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Subject:Re: "do not do x" vs "never do x" From:Peter Neilson <neilson -at- windstream -dot- net> To:Milan Davidovic <milan -dot- lists -at- gmail -dot- com> Date:Wed, 25 Jun 2008 14:25:27 -0400
I think that the difference is in the implied consequences of failing to
obey the instruction.
"Do not walk on the edge of the cliff beyond the rope barrier. You might
fall off, and if we didn't tell you, we might be held liable for your
injury or death. On the other hand, if you feel reckless, that's your
"Never cross the rope barrier in an attempt to walk on the edge of the
cliff. The electric charge in the rope will be your final warning. If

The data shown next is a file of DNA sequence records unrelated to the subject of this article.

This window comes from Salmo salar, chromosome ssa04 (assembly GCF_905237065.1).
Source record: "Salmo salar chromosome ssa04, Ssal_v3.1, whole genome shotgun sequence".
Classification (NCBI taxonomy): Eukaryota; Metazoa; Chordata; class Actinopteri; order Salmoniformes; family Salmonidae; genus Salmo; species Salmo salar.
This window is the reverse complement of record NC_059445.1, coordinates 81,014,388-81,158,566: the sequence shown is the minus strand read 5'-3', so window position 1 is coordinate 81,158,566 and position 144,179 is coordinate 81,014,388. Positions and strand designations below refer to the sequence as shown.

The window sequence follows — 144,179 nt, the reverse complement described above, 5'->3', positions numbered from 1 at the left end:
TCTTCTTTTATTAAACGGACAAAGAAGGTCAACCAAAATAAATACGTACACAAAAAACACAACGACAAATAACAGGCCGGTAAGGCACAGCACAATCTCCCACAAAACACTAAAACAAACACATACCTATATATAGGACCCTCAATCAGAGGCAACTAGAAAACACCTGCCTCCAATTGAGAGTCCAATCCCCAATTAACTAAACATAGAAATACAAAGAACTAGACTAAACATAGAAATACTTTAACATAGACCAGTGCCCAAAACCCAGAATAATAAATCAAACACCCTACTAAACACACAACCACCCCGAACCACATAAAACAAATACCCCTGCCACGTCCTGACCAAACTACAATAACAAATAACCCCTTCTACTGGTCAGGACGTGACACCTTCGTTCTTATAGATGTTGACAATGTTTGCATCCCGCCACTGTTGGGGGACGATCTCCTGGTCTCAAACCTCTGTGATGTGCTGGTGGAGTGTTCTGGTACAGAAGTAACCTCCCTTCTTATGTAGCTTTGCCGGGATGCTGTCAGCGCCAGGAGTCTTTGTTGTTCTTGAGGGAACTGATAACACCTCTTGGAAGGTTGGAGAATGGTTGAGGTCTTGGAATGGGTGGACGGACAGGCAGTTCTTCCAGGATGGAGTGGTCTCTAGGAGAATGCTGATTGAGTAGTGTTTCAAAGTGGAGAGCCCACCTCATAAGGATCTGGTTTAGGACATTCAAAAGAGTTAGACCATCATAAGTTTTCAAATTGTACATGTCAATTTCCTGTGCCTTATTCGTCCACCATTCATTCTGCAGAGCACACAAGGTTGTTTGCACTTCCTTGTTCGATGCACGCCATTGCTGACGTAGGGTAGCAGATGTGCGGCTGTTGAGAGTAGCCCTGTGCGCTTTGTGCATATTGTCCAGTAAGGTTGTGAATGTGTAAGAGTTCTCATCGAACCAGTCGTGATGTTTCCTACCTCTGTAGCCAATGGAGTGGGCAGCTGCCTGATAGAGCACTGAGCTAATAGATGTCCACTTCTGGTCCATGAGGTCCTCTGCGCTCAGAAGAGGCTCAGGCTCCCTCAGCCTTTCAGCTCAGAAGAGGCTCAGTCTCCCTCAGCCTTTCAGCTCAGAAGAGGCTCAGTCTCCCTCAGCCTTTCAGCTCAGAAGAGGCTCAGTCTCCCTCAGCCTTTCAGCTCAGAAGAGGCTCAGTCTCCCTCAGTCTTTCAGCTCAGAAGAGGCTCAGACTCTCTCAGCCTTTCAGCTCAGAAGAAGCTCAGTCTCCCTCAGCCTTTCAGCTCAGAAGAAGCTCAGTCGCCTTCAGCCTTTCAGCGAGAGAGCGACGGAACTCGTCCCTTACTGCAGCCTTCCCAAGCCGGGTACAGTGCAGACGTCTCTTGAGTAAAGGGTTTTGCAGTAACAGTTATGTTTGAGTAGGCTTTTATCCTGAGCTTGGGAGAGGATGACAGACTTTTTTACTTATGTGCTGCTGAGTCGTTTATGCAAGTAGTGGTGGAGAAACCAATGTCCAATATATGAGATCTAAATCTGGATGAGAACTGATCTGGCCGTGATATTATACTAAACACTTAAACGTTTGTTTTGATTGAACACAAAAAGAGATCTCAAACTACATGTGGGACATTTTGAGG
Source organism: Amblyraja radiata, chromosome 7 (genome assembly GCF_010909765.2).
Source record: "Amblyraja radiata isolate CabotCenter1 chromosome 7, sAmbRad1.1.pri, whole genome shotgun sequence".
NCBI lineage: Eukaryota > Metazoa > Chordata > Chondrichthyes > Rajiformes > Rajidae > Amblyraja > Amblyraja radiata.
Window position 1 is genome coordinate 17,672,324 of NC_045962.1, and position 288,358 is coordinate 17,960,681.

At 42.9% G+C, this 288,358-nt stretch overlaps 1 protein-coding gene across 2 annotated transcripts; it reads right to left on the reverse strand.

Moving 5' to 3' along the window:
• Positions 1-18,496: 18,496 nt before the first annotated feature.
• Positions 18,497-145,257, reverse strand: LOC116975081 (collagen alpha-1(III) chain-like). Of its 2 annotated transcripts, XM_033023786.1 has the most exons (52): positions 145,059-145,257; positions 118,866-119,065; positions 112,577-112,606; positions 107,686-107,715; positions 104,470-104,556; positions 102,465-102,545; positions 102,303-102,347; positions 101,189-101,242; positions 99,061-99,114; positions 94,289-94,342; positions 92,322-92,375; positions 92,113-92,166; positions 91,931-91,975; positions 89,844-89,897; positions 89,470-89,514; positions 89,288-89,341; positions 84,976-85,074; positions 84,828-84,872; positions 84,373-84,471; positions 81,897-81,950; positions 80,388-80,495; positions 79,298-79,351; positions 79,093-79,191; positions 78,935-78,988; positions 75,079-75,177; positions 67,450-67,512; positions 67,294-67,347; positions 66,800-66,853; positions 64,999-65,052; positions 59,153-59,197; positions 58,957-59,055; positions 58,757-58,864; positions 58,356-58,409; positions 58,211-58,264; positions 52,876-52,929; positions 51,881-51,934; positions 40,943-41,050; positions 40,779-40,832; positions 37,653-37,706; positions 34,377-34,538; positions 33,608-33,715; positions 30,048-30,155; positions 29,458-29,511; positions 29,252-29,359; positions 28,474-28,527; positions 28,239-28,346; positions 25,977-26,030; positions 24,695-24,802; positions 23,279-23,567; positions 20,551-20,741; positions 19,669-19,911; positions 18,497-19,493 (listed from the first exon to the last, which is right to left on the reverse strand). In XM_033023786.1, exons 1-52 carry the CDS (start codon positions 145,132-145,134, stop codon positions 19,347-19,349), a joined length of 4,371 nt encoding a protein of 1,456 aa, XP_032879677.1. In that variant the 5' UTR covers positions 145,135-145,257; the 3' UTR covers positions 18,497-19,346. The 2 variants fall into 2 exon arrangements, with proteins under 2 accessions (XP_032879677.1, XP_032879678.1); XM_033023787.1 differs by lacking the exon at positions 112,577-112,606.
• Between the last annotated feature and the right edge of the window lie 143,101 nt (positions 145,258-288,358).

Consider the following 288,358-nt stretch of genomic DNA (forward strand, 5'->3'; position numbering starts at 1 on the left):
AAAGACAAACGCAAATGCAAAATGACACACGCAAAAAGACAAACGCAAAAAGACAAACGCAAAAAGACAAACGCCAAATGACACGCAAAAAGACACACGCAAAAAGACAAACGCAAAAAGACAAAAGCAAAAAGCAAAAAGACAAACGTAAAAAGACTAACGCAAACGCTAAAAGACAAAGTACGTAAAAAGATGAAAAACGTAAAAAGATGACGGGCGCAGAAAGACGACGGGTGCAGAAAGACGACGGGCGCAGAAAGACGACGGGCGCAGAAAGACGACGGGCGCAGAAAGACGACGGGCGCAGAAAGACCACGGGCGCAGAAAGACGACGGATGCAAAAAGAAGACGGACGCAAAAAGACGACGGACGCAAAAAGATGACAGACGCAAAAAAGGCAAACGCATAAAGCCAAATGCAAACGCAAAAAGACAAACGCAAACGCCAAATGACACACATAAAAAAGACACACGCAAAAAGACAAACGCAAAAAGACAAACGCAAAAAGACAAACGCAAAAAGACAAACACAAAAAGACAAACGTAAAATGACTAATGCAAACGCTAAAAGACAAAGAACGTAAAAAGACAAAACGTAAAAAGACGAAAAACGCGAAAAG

you indeed do step on the cliff edge, it will crumble, and your body
will fall into the molten sulphur and not be recovered."
The reader is not expected to invent exceptions to the instruction,
"Never," even though fictional heros and villians do so frequently.
Milan Davidovic wrote:
> Of the two ways of telling someone not to do something:
> - Do not <do x>.
> - Never <do x>.
> how do you choose which to use?
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